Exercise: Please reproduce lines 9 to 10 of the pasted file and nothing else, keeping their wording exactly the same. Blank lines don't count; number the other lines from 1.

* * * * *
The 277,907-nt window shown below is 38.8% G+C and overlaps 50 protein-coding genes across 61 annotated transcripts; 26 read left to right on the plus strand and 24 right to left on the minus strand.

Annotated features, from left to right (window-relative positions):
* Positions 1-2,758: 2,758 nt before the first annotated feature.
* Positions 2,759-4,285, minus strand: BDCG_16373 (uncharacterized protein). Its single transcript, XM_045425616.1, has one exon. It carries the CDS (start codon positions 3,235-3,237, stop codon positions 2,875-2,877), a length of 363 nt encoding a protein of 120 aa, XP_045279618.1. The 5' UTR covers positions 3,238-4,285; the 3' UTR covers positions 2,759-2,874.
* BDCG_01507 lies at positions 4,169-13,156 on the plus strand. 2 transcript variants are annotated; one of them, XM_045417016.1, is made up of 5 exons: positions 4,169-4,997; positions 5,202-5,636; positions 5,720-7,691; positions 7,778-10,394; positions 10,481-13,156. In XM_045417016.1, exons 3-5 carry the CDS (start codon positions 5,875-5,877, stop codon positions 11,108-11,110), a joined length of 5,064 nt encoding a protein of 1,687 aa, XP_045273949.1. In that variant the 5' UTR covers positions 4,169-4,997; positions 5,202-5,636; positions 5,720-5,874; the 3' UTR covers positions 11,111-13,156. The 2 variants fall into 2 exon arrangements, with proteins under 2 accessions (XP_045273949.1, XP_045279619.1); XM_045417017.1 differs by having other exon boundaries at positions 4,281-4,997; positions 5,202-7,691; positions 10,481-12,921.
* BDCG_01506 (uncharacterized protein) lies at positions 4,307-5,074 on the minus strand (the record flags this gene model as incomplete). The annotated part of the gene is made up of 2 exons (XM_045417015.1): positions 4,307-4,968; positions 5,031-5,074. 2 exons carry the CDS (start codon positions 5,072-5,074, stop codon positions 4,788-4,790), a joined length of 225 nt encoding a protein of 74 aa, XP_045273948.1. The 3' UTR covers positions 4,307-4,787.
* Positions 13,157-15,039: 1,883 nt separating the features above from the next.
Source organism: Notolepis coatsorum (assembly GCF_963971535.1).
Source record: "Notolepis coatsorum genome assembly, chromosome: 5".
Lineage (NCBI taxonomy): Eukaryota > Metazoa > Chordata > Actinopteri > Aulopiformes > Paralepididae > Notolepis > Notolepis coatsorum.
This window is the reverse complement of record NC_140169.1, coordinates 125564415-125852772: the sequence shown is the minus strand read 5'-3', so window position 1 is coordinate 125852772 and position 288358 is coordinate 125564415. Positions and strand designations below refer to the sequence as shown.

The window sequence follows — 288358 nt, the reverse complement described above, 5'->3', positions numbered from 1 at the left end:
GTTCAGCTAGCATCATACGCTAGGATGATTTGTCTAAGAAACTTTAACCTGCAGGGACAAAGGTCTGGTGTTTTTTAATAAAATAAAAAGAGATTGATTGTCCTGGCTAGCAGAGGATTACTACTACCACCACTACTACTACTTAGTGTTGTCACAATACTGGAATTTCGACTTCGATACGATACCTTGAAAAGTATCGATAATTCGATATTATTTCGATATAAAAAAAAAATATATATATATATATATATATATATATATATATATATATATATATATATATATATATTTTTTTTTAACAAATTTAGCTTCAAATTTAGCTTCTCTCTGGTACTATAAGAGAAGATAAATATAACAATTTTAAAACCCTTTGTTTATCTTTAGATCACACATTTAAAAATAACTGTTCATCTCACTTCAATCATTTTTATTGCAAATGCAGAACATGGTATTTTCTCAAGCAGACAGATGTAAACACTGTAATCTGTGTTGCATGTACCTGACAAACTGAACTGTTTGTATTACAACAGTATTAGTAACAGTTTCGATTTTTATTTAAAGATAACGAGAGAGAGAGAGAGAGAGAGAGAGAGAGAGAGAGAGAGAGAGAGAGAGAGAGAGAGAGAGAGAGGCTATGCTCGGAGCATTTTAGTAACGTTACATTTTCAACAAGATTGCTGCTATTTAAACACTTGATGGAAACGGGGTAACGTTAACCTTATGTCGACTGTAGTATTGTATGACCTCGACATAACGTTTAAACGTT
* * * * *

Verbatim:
Source record: "Notolepis coatsorum genome assembly, chromosome: 5".
Lineage (NCBI taxonomy): Eukaryota > Metazoa > Chordata > Actinopteri > Aulopiformes > Paralepididae > Notolepis > Notolepis coatsorum.